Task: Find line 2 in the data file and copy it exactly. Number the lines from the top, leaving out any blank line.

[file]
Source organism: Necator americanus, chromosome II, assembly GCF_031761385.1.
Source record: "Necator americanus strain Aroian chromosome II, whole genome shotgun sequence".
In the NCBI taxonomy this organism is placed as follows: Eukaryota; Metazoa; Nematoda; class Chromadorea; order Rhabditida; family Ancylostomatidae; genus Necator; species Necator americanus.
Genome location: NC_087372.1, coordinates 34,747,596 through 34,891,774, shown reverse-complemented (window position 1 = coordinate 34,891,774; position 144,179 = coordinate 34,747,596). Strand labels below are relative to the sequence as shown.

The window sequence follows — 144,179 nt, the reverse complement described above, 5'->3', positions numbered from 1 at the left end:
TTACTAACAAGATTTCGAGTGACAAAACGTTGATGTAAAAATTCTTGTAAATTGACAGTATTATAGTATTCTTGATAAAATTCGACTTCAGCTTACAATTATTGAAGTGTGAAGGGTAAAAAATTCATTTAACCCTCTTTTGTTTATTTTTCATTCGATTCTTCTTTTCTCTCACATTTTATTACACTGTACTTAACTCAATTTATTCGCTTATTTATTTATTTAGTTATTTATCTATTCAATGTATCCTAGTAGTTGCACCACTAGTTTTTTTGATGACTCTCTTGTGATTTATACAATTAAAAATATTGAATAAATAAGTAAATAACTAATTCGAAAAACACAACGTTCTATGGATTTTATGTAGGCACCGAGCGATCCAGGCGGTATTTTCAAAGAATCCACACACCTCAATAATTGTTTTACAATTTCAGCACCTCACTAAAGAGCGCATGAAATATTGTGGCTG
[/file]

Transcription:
Source record: "Necator americanus strain Aroian chromosome II, whole genome shotgun sequence".